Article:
Named, Yara Birkeland, the ship was designed to reduce emissions of nitrogen oxides, which are toxic pollutants and greenhouse gases, and carbon dioxide, as well as moving freight away from roads to the sea.
First conceptualized in 2017, Yara Birkeland was created in partnership with technology firm Kongsberg Maritime and shipbuilder Vard. Capable of carrying 103 containers and with a top speed of 13 knots, it will use a 7 MWh battery, with “about a thousand times the capacity of one electrical car” and would be equal to replacing 40,000 truck journeys a year.
Being crewless means it will be more cost effective to operate.
Initially, loading and unloading the ship will require humans, but soon, all loading, discharging, and mooring operations, including berthing and unberthing the vessel, will eventually be operate using autonomous technology.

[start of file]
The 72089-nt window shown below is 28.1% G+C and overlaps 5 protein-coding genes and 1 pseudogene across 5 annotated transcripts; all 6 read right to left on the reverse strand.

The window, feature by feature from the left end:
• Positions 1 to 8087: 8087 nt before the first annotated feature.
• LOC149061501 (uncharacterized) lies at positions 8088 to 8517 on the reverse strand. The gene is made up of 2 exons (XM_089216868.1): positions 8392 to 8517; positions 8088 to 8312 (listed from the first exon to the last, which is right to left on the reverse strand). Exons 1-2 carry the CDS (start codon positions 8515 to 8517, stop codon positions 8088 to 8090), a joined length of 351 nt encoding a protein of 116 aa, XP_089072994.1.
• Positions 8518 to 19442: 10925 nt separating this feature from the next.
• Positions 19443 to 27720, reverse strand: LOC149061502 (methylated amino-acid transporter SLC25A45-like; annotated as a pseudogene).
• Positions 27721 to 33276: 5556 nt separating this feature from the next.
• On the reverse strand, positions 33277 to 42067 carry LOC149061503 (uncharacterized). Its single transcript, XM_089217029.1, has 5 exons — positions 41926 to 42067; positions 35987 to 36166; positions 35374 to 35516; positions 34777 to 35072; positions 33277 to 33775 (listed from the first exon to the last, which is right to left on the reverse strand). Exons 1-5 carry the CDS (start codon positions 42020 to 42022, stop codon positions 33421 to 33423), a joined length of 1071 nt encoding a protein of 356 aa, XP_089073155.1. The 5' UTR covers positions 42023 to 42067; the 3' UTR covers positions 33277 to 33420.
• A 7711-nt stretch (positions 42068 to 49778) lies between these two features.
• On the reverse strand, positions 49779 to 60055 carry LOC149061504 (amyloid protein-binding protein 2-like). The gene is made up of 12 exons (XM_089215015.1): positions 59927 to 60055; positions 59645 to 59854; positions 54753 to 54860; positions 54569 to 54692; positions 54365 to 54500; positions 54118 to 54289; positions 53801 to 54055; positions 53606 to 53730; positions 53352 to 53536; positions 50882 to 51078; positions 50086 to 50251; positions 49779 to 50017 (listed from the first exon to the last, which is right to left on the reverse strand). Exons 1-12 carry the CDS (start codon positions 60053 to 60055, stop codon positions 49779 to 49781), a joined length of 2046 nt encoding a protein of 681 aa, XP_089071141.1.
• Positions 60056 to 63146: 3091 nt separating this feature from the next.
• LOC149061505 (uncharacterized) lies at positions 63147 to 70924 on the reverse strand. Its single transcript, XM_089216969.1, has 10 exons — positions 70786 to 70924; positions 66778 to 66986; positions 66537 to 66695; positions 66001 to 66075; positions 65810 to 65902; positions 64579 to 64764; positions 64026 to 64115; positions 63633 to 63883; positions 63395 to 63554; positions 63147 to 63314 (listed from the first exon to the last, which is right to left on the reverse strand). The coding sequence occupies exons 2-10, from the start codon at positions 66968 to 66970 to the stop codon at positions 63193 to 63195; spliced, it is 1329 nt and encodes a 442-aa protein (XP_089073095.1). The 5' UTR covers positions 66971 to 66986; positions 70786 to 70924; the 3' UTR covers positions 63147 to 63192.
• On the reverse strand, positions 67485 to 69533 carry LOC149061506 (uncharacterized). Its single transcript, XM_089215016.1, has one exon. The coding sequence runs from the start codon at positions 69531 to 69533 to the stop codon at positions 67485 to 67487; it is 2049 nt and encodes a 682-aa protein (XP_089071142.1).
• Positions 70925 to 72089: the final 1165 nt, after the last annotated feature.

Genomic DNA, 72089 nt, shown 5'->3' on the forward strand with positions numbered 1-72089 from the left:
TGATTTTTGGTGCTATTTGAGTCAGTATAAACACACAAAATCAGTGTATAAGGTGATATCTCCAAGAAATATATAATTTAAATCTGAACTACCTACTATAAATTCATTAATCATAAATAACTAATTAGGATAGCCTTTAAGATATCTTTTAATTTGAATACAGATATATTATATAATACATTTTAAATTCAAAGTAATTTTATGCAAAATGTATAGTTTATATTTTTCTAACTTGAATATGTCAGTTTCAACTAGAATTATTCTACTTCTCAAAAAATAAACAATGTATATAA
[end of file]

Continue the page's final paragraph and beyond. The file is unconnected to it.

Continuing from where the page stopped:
If all goes according to plan, the ship will make its first journey between two Norwegian towns before the end of the year, with a reduced crew on board to test the autonomous systems. Eventually, all movements will be monitored from three onshore data control centers.
This is the future of cargo shipping but still there are many challenges to overcome before autonomous ships can be used for commercial long sea journeys.
Reference- Cleantechnica, The Kongsberg Group, The Beam, CNN